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History of the Atlantic Cable & Undersea Communications
from the first submarine cable of 1850 to the worldwide fiber optic network

Life on CS John W. Mackay, 1947

Introduction: Site visitor Darlene Partridge recently purchased in Great Village, Nova Scotia, a small accounts book containing records of income and expenses on board CS John W Mackay dating to the last quarter of 1947 and into the beginning of 1948.

Stewart Ash has examined the contents of the book and notes that it was almost certainly an officer’s personal record of expenses while serving on the ship. Stewart’s comments on the details of each page accompany Darlene’s scans of the book.

Click on each image for a larger view of each page.

—Bill Burns

CS John W Mackay

Page 1 shows that the unknown officer signed on to CS John W Mackay in Halifax, Nova Scotia, on 4th September 1947.

Page 2 is weekly purchases of duty-free from the ship’s shop, run by the purser for the use of officers and men, totalling $18.14 for September:
7th Sept, half a pound of P.M. pipe tobacco, a bottle of rum, 200 Players cigarettes.
13th Sept, bottle of Scotch, 200 Gold Flake
20th Sept, bottle of gin, box of matches, 200 cigarettes (not sure if these are Senior Service or Capstan), half a pound of pipe tobacco.
27th Sept, 400 Camel cigarettes and a bottle of rum.

Page  3 is his personal laundry bill of $7.25, probably for washing his whites uniform.

Page 4 is cigarettes and matches for October, $6.92.

Page 5 is currency received from the purser for going ashore in Santa Domingo, Curacao, and Colon (Canal Zone).

Page 6 is more cigarettes and rum in November, for a total of $8.81.

Page 7 is the charge of $2.70 for a Christmas greetings radio telegram sent from the ship on December 24th,  probably to a family member or a loved one.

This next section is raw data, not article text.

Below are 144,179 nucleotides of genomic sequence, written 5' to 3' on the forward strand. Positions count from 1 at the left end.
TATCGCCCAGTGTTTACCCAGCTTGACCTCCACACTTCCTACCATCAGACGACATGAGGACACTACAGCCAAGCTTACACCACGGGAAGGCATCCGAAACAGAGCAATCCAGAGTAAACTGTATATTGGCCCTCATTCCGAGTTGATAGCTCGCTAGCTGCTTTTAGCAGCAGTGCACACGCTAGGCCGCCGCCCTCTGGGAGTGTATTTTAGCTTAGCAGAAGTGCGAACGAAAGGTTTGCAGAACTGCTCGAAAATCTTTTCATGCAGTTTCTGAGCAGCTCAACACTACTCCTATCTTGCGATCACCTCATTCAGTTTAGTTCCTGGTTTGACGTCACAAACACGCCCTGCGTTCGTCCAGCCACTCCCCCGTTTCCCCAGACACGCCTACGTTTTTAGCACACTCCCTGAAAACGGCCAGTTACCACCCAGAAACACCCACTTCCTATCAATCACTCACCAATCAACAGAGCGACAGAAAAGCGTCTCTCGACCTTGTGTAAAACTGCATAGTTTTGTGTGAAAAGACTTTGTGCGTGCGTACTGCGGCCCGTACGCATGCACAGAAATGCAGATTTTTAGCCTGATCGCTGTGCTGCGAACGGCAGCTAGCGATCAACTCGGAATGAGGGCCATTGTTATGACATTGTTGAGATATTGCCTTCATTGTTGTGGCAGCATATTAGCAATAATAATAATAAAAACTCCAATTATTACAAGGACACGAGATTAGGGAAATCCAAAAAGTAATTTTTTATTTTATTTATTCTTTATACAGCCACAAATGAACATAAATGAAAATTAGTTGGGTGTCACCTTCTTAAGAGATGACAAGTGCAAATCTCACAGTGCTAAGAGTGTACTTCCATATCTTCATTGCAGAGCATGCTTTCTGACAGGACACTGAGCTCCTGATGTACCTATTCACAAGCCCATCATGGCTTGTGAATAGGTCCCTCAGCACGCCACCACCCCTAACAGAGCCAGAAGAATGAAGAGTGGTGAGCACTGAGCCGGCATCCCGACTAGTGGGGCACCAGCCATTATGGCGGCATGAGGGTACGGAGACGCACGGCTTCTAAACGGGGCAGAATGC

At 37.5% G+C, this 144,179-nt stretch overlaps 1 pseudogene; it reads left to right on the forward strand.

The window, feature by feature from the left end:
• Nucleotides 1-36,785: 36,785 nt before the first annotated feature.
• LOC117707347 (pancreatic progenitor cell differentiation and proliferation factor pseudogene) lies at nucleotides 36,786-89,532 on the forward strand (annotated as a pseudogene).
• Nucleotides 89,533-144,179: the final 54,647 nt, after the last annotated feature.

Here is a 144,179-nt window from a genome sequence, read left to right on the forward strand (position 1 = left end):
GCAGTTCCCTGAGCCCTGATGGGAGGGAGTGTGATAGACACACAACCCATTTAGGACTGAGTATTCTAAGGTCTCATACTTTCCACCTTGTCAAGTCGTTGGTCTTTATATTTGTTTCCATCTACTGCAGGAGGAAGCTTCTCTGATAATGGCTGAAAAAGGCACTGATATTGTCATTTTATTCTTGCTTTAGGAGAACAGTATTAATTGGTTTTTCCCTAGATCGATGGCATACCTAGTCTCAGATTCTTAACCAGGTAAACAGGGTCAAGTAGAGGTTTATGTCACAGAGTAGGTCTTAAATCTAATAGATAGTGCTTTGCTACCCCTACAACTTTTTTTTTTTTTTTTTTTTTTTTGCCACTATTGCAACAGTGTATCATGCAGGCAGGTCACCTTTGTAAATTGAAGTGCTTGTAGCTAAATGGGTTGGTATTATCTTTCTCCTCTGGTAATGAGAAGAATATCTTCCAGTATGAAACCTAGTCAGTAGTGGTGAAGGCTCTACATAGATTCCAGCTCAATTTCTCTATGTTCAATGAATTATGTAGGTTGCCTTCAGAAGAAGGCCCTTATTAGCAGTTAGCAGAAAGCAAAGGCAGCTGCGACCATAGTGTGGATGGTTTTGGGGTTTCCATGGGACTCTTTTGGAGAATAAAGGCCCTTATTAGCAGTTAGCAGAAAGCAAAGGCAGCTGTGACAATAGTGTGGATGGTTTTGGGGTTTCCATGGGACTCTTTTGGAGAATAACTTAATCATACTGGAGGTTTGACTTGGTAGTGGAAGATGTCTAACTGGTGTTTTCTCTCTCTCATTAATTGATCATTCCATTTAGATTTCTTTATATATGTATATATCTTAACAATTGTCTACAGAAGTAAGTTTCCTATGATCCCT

Page 8 more cigarettes, rum and tobacco in December, totalling $13.89, with a cash advance in pencil at the bottom.

Page 9 is probably the most interesting, as it is his summary of wages, advances and expenses up to year-end 1947.
He was paid $240 per month for the three months and 28 days from signing on until the end of the year, for a total of $944. His expenses and cash drawings came to $866.42, leaving a balance due to him of $77.58.

Page 10 is his expenses in January 1948: laundry, radio message charges, cash advance to go ashore in Havana, more cigarettes (Lucky Strike), matches, and one box of cigars (Cuban), for a total of $39.40.

The entries show an interesting side of life on board ship. The shop would open once a week, and the stock was purchased by the purser from what was available from the shore agent, hence the different cigarettes that this individual was buying. In later years it is understood that most officers who sailed on the Mackay begrudged the prices charged and believed that the pursers used to make illicit profit from these shops. Almost all ships’ pursers were Masons, as were the agents that they used in each port. This gave the ship access to the best produce, so in that way the officers and crew benefited when it came to the quality of food, but they believed they were ripped off by the purser when it came to cigarettes and booze!

From the quantities purchased it’s clear that this individual was a fairly heavy smoker and drinker, mostly of rum.  Although some sharing/treating went on, alcohol and cigarettes were mainly purchased for personal consumption!

Images on this page courtesy of
and copyright © 2019 Darlene Partridge

Last revised: 2 October, 2019

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